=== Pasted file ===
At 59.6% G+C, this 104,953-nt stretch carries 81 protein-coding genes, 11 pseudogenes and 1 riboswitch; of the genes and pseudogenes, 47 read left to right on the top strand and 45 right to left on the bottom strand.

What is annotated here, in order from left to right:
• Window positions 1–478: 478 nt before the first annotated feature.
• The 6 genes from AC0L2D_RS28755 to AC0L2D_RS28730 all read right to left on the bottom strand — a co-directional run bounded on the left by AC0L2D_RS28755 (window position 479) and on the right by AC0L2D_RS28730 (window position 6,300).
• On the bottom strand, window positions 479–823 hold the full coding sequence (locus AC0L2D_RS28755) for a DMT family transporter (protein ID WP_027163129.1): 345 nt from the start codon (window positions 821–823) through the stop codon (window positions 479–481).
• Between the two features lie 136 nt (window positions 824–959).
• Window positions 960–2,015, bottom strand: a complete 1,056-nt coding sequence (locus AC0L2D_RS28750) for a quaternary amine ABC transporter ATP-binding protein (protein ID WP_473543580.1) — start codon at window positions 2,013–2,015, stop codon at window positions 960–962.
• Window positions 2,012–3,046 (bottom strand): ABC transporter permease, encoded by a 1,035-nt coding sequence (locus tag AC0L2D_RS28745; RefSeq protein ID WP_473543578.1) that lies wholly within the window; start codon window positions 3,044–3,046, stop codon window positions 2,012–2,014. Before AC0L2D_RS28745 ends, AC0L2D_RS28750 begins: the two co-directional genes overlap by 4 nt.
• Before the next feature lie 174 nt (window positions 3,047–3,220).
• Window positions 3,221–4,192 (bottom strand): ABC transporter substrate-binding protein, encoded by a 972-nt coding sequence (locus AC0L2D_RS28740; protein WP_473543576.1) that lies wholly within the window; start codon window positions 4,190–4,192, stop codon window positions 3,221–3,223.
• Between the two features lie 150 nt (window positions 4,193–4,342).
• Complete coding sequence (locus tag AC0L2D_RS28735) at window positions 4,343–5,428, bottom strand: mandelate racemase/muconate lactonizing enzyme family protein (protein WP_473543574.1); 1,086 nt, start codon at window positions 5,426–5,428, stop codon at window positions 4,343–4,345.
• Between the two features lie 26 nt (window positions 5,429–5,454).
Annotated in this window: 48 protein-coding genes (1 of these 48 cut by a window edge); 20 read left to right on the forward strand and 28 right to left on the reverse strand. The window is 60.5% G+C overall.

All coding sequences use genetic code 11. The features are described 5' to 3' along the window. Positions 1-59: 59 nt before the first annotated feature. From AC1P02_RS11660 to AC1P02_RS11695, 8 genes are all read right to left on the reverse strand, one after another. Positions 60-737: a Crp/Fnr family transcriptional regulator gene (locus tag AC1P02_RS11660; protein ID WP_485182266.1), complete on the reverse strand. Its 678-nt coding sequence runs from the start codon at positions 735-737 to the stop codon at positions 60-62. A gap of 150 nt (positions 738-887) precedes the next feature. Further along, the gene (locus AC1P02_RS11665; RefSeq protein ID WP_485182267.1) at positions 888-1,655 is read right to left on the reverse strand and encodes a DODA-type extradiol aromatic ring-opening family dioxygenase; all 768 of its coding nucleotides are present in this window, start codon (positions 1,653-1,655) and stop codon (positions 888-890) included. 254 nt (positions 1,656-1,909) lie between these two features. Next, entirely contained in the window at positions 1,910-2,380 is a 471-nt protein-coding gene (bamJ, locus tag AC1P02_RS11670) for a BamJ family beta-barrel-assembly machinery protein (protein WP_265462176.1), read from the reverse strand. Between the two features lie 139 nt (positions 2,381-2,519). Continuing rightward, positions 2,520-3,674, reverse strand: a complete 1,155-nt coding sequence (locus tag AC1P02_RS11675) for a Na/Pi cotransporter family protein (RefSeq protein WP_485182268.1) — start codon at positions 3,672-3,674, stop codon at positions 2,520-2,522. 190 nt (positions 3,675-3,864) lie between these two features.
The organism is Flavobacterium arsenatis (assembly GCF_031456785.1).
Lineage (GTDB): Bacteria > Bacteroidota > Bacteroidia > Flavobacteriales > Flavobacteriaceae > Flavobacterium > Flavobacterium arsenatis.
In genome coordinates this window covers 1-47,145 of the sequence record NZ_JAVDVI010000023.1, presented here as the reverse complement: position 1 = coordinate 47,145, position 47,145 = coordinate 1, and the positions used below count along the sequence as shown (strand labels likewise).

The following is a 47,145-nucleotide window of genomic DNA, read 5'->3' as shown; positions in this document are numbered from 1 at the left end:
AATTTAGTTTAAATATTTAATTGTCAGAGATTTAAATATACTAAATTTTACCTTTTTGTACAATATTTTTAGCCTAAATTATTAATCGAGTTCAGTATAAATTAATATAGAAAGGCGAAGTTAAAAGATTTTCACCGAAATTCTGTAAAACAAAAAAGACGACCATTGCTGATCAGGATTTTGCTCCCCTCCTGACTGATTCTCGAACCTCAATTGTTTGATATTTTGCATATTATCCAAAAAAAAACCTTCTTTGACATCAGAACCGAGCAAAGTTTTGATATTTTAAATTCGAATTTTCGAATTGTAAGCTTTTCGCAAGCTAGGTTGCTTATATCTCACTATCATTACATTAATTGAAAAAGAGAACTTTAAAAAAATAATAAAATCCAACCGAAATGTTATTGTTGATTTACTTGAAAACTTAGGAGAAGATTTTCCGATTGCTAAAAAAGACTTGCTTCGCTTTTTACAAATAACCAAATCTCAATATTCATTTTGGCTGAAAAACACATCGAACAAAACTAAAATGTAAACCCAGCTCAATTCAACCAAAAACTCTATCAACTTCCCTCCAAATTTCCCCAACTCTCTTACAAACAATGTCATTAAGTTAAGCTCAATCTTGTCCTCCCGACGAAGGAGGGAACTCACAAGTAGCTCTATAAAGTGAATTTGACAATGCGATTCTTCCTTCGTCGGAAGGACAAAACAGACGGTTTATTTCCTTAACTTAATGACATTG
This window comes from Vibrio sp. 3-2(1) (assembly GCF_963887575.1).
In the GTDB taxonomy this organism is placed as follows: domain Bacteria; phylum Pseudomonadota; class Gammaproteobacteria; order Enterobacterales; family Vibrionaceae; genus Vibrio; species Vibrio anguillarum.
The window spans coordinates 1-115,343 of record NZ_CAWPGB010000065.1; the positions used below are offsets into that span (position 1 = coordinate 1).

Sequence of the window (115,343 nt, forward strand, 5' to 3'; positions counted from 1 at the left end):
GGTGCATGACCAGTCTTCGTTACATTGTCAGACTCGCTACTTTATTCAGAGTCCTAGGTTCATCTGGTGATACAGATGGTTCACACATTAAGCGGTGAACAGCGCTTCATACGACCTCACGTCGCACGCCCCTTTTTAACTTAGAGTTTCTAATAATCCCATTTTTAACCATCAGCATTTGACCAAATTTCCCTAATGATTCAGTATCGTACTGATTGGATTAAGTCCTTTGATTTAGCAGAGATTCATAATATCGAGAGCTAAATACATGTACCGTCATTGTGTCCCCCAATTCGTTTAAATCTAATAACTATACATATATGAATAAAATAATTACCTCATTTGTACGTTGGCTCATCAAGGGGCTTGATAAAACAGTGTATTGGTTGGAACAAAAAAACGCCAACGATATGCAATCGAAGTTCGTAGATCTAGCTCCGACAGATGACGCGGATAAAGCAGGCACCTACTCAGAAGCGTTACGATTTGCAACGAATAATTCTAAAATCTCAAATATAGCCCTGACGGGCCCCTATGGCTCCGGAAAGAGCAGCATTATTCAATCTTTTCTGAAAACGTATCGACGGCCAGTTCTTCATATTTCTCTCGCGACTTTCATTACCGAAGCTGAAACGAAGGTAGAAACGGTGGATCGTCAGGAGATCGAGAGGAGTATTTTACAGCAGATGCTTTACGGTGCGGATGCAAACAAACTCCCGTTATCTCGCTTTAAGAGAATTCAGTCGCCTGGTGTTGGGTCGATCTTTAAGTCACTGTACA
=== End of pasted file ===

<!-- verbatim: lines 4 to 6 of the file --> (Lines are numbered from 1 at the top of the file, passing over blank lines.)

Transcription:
• The 6 genes from AC0L2D_RS28755 to AC0L2D_RS28730 all read right to left on the bottom strand — a co-directional run bounded on the left by AC0L2D_RS28755 (window position 479) and on the right by AC0L2D_RS28730 (window position 6,300).
• On the bottom strand, window positions 479–823 hold the full coding sequence (locus AC0L2D_RS28755) for a DMT family transporter (protein ID WP_027163129.1): 345 nt from the start codon (window positions 821–823) through the stop codon (window positions 479–481).
• Between the two features lie 136 nt (window positions 824–959).